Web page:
It’s essential to provide an enjoyable shopping experience from the beginning to the point of post-purchase to encourage the customer to interact with you along the way.
- Customer engagement is a key determinant of success in business.
- It increases revenue and improves retention while encouraging impulse purchases.
- Customers are more likely to engage with interactive content.
- Tailoring your content through personalisation establishes a bond between a customer and a business.
What is Customer Engagement?
Simply put, customer engagement refers to the ongoing interaction between a business and a customer through different channels in various ways. This is the first part of our customer engagement blog series and as we dive deeper and explore different aspects of the term, it will naturally gain a broader meaning.
Why Should You Pay Attention to Customer Engagement?
When a customer is engaged, you can assume that you managed to establish an emotional bond in between. That means you will most likely be the first they’ll remember and resort to when they want to buy something. We can say then that customer engagement is a significant sign of customer retention and revenue.
Another thing you should know about customer engagement is that it increases the amount of reaction to your content. An engaged customer brings along their likes and comments, feedback and suggestions, which helps you reach out to larger audiences.
4 Benefits of Customer Engagement
1. Encourages Impulse Purchases
Although it gives the impression that these are one-time purchases driven by emotion, engagement plays a significant role in impulse buying.
When customers impulse buy a personalised recommendation which is most probably what they need or want, the chances are that they won’t regret their purchase. They will feel closer to your business since you have created a relatable customer experience for them.
2. Decreases Returns
Customer engagement leads to fewer returns for the same reason that makes impulse purchases work: a good personalisation strategy. A high sales volume doesn’t mean you will get an equally high number of returns. If you have an efficient personalisation tool, you can make relevant recommendations and show customers what they already need. This will minimise the number of possible returns.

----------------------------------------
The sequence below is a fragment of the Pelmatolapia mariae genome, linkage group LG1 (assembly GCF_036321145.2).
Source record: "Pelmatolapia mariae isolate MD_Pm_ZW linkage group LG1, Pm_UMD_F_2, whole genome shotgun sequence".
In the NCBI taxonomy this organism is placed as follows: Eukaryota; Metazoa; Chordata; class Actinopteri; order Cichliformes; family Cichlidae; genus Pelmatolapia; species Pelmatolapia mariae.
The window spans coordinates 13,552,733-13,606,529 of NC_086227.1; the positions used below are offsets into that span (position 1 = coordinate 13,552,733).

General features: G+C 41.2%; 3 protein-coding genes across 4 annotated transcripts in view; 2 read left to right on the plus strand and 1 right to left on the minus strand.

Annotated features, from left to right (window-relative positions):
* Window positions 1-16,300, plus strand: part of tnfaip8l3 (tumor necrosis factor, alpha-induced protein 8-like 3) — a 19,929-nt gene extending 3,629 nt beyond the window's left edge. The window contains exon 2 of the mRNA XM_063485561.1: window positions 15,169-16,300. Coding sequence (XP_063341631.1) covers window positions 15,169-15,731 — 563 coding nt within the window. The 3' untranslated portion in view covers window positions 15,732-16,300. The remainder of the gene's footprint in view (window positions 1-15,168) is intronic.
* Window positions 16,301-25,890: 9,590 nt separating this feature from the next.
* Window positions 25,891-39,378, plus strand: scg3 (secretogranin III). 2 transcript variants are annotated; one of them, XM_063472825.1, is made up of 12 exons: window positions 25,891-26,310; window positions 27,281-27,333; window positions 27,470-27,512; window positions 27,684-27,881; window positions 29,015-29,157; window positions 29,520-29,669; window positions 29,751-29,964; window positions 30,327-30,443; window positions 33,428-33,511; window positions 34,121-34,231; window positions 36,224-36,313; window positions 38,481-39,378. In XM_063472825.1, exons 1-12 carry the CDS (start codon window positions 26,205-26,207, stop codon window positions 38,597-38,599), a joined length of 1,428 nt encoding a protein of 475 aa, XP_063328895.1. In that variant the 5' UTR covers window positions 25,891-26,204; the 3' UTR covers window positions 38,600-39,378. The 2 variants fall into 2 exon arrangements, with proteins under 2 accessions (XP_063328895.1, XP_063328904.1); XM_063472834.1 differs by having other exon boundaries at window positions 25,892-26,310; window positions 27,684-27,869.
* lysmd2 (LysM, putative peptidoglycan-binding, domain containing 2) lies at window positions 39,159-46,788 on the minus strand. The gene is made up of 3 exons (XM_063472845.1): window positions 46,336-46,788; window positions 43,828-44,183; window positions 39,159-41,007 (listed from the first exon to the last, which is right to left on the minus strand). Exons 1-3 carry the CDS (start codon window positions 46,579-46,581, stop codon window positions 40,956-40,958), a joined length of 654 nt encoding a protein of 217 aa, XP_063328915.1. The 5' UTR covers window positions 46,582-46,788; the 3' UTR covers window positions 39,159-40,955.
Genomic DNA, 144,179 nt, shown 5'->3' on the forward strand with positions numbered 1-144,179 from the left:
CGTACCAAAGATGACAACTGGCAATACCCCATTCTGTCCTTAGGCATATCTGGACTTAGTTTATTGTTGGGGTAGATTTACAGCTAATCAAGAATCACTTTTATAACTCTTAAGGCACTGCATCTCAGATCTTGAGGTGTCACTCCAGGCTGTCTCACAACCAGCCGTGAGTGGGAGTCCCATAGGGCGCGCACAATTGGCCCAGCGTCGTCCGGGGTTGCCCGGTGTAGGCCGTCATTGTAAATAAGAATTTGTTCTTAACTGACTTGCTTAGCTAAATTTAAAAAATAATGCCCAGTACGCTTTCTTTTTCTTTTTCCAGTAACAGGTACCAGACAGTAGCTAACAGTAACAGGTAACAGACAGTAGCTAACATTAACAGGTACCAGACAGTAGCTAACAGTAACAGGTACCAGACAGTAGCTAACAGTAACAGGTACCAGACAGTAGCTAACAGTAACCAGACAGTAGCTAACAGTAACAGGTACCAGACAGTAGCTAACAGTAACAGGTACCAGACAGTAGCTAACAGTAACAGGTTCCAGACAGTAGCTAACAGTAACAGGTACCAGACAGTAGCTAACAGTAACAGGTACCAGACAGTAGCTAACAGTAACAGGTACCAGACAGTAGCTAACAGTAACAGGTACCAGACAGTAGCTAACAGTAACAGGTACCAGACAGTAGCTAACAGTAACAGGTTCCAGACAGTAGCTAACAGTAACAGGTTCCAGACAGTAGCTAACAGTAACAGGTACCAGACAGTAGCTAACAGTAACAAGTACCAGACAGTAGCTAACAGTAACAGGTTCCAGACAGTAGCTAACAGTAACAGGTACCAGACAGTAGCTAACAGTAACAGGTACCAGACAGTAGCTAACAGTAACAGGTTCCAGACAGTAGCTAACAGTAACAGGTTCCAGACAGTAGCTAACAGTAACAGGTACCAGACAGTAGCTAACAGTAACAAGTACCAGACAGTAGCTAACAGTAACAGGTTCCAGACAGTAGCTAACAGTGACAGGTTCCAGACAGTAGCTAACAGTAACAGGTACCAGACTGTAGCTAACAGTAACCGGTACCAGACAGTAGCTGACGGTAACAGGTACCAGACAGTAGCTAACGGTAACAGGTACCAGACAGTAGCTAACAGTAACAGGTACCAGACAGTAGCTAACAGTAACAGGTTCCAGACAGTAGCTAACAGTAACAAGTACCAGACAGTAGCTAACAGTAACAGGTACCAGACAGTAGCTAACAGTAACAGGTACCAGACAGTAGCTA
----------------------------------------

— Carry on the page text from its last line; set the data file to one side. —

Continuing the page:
Impulse purchases probably have much less to do with emotion and more to do with the fact that the customer realises it’s something they truly want – hence the high rates of satisfaction and fewer returns.
3. Boosts Revenues
Customer engagement is about making a customer feel satisfied with their purchase. But it doesn’t end there. Seeing that a business comes back with a response or solution to their feedback is another thing that will make the customer buy more and, further, recommend your business to others.
Customers don’t just make purchases they weren’t planning on or purchase more, in general. Many customers report having spent more because of a shopping experience that engaged them personally.
To spice it up, here is an interesting statistic for you: Companies that invested in customer engagement have seen a 70% increase in revenue.
4. Improves Retention
There is a direct correlation between customer engagement and retention. Customer engagement, especially when established through personalisation, keeps customers loyal to the business. They become more likely to keep buying from you and less likely to go to competitors.
Types of Customer Engagement Strategies
We will elaborate on these strategies in our next article in the series, but before that, we would like to touch upon them briefly to paint a clearer picture next time.
Having an online presence and getting in touch with your customers on social media has become more than an eligibility factor. It is now a must-have for your business and, thus, for customer engagement.
Expanding your customer service to social media, conducting competitions among your followers, and creating interactive content will strengthen your game and both build and increase brand awareness.
Customers participating in loyalty programs means that customers are more open to offerings that will come from you, more inclined to recommend your brand, more responsive to your content, and ready to spread the word for you.
Moreover, the rewards and points you will offer the customer occasionally appeal to their reward system, making it harder for them to churn.
Getting a customer to interact with your content is generally hard, but gamification makes it easier for you. Implementing game-like mechanisms into your content will make them more attractive and fun for customers to participate in. This will ensure ongoing engagement and increase the number of active followers.
We already mentioned that personalisation is key to successful customer engagement. As much as it increases revenue and average order value, personalisation shows customers that you know and care about their needs and interests.
Seeing your unique recommendations assist them as if they have a personal assistant by their side leaves them satisfied and makes you stuck in their minds. That is one of the ways you connect with your customers.
Want to provide a personalised experience to your customers? Get in touch with us to discuss how we can help you elevate your business.
Time is Running Out
The term “customer engagement” has been around for a long time now, and many companies already invest in optimising customer engagement. As competition between companies becomes tighter, few things are left to leverage as differentiators. The brand loyalty you create by interacting with customers through various channels will make you stand out among the competitors.
Stay tuned to learn more about customer engagement and how to step up your game to stand out among your competitors.